The Most Underrated Tool for Maximum Fat Loss Results: PROTEIN
Of The “big 3” macronutrients (macros) fats, carbohydrates and protein, protein is arguably the most important one. Proteins are the "building blocks" of your body. While most people associate protein with muscle growth, protein is needed for much more than that. Protein provides the body with amino acids which are the building blocks of muscle, organs, bones, blood, skin, hair; pretty much all of the tissues in your body.
In fact, protein is the most important macro when it comes to FAT LOSS. Eating protein is actually thermogenic and can lead to a higher metabolic rate, easier and substantial fat loss when dieting AND you will gain less during overfeeding/muscle building.
Many keto dieters find that following a ketogenic diet helps them with appetite control and feeling satiated. Because of this they can't always consume large meals to get the proper amount of protein for their needs; this is one reason why protein powders are one of the most popular type of supplement that a keto dieter uses.
With so many types of protein powder on the market that are often high in fat, carbs, sugar, and other fillers, it's not always easy to determine the best protein powder to help with your fat loss goals.
There's one particular protein powder that stands out above and beyond all other types of proteins with regards to its nutritional benefits, effects on fat loss and muscle gain and that is Whey Protein or the preferred Whey Protein Isolate.
Research shows that consuming around 25 to 30 grams of protein per meal helps increase satiety and fullness, which can be beneficial for weight loss. (1). Keeping this in mind we learn how valuable whey protein is to the ketogenic dieter or anyone looking to lose fat.
A 2014 meta-analysis in the Journal of the American College of Nutrition examining 14 different studies, including data from 626 participants found that not only did whey protein help people lose weight, but it did so ***more effectively than several other forms of protein*** (2)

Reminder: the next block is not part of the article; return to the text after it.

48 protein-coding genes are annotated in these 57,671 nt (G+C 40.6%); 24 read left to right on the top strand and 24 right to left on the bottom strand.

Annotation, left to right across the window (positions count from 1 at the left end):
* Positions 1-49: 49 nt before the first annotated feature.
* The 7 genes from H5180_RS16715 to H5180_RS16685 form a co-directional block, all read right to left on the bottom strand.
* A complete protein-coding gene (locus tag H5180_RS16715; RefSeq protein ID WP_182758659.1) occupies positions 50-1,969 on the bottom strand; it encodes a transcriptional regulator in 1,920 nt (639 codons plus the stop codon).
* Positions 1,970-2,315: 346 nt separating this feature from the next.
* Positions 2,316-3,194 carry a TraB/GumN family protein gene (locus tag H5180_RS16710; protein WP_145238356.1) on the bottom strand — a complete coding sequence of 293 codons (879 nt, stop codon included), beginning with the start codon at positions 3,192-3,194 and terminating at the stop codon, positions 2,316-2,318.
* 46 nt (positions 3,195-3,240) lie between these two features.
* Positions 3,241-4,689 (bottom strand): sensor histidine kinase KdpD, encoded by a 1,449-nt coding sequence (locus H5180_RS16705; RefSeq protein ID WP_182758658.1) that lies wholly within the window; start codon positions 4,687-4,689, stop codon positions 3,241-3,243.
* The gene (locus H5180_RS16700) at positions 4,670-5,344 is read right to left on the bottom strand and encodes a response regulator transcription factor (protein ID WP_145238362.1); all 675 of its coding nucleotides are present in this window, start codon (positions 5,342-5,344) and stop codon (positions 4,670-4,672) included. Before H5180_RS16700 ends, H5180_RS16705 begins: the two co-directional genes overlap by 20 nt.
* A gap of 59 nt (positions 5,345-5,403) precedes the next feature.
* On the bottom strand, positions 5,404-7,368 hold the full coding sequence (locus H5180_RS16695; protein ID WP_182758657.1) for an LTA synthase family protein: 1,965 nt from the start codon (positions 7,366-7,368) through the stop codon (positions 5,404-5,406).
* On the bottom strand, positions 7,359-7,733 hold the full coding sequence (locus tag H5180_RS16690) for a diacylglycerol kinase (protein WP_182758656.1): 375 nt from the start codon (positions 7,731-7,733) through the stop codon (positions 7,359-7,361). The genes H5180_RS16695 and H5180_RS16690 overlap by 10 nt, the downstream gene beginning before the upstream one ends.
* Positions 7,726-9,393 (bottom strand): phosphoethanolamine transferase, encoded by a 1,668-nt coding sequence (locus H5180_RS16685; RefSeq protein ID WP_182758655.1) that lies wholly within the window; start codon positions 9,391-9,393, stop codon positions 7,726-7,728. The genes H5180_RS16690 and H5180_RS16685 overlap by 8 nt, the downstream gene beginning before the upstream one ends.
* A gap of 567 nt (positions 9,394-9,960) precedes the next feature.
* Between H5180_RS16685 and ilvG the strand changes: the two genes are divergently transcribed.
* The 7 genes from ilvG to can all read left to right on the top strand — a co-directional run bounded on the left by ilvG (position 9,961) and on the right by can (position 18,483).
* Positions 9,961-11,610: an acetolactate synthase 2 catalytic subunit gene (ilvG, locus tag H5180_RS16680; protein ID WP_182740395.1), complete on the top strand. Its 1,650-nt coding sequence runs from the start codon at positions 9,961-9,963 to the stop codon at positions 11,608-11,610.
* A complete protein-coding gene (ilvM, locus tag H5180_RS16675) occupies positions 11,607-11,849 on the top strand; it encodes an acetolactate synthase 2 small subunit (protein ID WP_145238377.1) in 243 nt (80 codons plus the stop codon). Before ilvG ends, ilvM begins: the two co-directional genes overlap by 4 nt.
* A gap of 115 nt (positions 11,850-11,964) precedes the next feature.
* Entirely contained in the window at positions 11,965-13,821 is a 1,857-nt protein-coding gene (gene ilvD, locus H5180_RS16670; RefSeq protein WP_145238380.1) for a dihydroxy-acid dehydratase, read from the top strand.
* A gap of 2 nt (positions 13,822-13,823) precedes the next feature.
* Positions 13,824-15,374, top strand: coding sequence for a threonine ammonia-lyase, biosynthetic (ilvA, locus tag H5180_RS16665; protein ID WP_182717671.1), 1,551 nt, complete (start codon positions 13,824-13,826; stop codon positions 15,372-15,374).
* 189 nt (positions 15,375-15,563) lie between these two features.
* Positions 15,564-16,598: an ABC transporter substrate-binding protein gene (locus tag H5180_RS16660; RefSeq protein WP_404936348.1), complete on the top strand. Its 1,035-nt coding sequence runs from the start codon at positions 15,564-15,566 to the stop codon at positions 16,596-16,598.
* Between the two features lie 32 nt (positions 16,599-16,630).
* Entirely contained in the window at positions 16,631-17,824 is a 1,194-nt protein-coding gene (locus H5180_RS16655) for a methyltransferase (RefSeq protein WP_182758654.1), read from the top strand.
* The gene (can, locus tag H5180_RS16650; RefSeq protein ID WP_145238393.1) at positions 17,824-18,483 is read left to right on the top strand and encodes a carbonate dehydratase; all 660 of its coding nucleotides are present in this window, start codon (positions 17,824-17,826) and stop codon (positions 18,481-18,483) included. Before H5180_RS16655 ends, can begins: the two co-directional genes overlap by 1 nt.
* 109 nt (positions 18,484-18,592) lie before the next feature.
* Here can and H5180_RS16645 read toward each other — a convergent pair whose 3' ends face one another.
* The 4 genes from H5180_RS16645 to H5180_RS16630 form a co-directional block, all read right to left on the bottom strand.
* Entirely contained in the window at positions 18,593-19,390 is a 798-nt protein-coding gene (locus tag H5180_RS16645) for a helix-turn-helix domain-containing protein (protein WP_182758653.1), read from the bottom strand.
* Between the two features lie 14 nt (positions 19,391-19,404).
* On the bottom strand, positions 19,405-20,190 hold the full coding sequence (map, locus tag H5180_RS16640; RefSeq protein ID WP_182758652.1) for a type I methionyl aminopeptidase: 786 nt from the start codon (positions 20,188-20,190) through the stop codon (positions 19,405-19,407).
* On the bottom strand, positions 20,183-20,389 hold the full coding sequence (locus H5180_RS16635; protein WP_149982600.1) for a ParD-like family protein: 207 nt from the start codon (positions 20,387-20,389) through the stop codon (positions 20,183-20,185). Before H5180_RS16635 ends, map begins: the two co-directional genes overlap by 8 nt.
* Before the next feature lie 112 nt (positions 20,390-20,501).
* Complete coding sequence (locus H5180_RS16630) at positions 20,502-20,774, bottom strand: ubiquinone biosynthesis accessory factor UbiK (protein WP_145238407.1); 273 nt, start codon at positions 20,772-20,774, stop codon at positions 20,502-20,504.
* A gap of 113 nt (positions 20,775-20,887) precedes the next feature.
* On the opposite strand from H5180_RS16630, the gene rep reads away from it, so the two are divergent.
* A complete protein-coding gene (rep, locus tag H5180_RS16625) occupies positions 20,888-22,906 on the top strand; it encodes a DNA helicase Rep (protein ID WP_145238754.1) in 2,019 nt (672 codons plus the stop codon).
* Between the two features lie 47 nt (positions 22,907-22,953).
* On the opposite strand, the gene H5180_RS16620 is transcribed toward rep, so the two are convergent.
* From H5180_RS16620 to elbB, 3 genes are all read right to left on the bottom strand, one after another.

In additional to helping with fat loss, whey protein supplementation has also shown glucose management benefits.
A 2019 study showed that consumption of whey protein as a preload or alongside a mixed-macronutrient breakfast reduces postprandial glucose excursions in centrally obese, insulin-resistant males. Whey consumed as a preload has *superior glycemic-lowering effects*.
Consuming whey protein before a meal could help reduce post-meal glucose spikes in people with type 2 diabetes.
In a small study, 15 people with well-controlled type 2 diabetes (treated with metformin, sulfonylureas, or no medication) drank 250 milliliters of water (about a cup) mixed with either 50 grams of whey protein or a placebo (participants sampled each drink on different days), and then ate a high-carb breakfast. **Blood glucose levels three hours after eating were 28 percent lower with the premeal whey than without. **
The glucose-lowering effect of the whey was greater than the 12 to 24 percent reduction in post-meal glucose levels typically seen with sulfonylurea drugs, the researchers say. (3)
When whey protein was compared to egg protein (along with several others) when it came to their ability to cause satiety, or feelings of fullness. Whey protein showed a stronger suppression of hunger and lower food intake (4-7)
For those following a ketogenic diet, we recommend that absolute minimum protein intake to be set at 1gram of protein per pound of lean body mass. So, if you weigh 200lbs at 20% body fat, your lean body mass is 160lbs; so 160gms of protein a day.
For those looking to gain muscle, you can increase this to 1.25 to 1.50gms of protein per pound of lean body mass.
You can calculate your ketogenic macros at KetosisCalculator.com
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